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Doceri Screencasts in the Classroom – and for the Flipped Classroom

Screencast videos are most often associated with flipped classroom instruction. However, Doceri’s 2012/13 End of Year Survey found that Doceri teachers use screencasts in the classroom in a variety of ways.

Nearly 60 percent of Doceri teachers ‘sent the whiteboard home’ with students via screencasts that were viewed both in class and at home. Of those who created screencasts, more than two-thirds said they were flipping their classrooms – this represents 28 percent of all those surveyed.

30 percent said they create screencasts specifically for students to review the material that had been presented. Some create prepared lessons for a substitute teacher to present; others record lectures for review – or for access by students who may be absent. All in all, Doceri screencast videos are used in the classroom by 20 percent of respondents.

 

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How Teachers Use Doceri Screencasts. Source: Doceri May 2013 Survey

 

Danielle Johnston said Doceri “has made being on maternity leave so much easier because my substitute has an iPad and can use the lessons that I’ve prepared previously.”

David Mercer, MD is assistant program director for the Nuclear Medicine Technology Program at Salem State University in Massachusetts. Mercer says he doesn’t feel as pressured to cover all the material in class as he did before using Doceri. “I can go in depth for one or two topics, and all others can be viewed online,” he says. “This leaves more time for in-class activities.”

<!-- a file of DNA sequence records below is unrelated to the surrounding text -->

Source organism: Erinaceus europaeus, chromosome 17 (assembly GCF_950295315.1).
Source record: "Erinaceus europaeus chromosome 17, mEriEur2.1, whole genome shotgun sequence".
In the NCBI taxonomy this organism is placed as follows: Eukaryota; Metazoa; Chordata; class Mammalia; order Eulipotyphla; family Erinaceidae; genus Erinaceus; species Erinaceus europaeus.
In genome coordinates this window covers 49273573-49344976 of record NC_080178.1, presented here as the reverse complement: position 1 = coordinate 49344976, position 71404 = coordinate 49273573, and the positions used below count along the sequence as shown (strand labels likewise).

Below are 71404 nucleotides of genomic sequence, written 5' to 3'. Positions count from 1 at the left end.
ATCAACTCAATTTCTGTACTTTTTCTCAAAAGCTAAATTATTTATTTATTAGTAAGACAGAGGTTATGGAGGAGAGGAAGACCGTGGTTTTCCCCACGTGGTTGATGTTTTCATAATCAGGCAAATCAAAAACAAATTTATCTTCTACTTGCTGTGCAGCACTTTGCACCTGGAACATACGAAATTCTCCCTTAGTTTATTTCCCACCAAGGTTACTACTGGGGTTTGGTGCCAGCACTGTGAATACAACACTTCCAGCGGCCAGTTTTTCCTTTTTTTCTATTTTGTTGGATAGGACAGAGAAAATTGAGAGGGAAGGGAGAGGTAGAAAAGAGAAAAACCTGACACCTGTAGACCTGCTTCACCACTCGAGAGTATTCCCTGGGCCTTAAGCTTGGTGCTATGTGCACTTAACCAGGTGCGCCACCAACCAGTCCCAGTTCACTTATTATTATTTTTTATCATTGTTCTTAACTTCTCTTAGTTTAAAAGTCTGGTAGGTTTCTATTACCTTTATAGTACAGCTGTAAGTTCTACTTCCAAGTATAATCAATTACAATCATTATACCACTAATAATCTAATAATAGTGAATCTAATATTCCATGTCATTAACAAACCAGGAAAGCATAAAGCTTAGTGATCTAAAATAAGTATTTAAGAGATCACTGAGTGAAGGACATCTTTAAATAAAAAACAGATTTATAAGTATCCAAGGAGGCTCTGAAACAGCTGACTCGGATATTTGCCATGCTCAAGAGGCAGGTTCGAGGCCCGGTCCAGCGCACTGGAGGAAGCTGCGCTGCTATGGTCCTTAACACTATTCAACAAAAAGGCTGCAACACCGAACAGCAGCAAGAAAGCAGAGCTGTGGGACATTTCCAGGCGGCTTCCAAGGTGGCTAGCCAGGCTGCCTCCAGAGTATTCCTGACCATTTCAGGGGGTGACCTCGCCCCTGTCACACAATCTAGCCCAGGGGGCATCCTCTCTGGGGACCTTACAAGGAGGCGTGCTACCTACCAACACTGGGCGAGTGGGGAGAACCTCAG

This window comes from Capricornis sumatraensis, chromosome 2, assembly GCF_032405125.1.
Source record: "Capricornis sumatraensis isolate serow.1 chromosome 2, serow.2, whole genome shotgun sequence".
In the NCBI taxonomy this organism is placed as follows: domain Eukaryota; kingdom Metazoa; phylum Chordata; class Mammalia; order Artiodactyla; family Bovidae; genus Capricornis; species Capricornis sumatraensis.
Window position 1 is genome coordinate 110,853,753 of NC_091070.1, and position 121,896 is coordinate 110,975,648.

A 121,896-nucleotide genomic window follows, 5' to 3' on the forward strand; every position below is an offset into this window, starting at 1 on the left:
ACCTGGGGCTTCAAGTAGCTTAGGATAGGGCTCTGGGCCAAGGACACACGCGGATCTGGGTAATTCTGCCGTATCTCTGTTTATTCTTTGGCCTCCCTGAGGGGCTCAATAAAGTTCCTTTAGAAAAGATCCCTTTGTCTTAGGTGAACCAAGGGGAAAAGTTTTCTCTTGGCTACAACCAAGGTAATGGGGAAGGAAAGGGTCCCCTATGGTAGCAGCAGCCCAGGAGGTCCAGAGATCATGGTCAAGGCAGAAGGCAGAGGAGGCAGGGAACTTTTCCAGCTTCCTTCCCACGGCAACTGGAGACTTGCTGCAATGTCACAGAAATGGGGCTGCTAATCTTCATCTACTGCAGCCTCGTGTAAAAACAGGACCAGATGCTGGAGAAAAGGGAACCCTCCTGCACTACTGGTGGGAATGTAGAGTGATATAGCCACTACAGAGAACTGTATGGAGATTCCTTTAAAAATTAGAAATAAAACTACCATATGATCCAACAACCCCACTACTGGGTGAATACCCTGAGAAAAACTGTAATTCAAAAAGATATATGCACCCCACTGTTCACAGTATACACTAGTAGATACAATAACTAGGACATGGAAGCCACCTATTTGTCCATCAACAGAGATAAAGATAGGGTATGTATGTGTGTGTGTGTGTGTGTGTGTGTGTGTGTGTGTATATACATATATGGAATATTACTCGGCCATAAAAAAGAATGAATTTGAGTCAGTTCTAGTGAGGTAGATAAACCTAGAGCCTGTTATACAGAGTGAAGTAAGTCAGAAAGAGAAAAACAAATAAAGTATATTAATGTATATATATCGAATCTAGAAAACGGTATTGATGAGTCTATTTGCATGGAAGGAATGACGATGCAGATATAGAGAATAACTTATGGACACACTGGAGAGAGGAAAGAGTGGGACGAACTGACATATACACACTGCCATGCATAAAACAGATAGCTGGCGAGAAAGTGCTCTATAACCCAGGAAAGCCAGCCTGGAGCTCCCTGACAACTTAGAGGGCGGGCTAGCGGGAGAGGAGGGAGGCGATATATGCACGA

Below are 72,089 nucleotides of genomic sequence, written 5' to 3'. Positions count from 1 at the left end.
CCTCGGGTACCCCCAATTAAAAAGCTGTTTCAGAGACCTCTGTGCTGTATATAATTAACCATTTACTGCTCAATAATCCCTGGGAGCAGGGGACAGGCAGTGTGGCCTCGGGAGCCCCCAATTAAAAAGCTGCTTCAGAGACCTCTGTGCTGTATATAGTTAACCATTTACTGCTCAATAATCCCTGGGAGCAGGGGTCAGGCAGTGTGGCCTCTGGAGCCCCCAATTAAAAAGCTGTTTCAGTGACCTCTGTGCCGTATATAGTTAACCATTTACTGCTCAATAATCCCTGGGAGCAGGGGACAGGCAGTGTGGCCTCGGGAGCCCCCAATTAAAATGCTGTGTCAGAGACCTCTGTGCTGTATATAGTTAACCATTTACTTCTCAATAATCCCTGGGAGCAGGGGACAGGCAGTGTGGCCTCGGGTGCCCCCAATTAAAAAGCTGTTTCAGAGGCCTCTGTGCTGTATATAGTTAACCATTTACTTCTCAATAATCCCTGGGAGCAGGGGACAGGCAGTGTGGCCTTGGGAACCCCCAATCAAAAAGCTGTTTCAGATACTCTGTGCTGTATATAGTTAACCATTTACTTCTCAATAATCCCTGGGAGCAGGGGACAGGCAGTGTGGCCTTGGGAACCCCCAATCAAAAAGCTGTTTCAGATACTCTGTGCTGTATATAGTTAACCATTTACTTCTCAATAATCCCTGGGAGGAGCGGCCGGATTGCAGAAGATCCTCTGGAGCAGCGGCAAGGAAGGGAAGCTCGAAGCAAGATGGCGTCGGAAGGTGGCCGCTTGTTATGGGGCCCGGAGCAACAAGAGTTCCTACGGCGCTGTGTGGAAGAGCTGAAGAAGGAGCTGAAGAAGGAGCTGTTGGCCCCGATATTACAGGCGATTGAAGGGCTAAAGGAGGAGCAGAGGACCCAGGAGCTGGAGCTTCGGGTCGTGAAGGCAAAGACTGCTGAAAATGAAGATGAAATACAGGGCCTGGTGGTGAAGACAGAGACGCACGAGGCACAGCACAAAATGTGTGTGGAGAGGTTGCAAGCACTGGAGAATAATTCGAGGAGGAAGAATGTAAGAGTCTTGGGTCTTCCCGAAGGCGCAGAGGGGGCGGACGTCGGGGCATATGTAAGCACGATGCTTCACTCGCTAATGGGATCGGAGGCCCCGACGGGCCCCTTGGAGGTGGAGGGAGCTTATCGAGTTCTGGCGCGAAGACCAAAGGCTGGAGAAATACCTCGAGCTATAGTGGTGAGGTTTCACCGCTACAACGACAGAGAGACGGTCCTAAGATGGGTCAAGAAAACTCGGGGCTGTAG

Getting students involved with the technology has also proven to be a positive engagement strategy, with 13 percent of teachers reporting that their students had created group projects using Doceri.

Though still a new concept, teachers around the world are implementing the flipped classroom model. While the flipped classroom certainly isn’t all about the video, the ability to easily create video screencasts has been a strong catalyst for the rapid adoption of the flipped classroom model.

Teachers like Linda Muhlhauser of Murrieta Mesa High School in Murrieta California have found that implementing a flipped classroom model has made a big difference this past year. “Students can ‘pause me’ and review the content again,” says Muhlhauser. “They have created their own lessons and taught them to other students- this raises the bar in terms of their own knowledge of the content.”

As flipped classroom experts Jonathan Bergmann and Aaron Sams point out in their ISTE-sponsored book Flip Your Classroom, “for the better part of a decade, educators have been told to provide personalized education for each student.” They go on to point out a key question: “Exactly how can a teacher personalize the education of so many kids?”

The flipped classroom model offers a solution to the question of how to scale the personalization of education. And using Doceri, teachers create that personalized education for the types of students that Bergmann and Sams identify in their book: the struggling students, the over scheduled students, and the students who get by with superficial learning.

Kimberly Laabs teaches math at San Marin High School in Novato. She says “the students are more attentive because they are watching a video with my voice and my writing. They know that their teacher is talking to them – I am not sending them to someone else for instruction.”

Doceri allows the teacher to reach out beyond the classroom in a variety of ways, personally.

Download the full report, Doceri: Helping Teachers Get a Clearer View of the Classroom 

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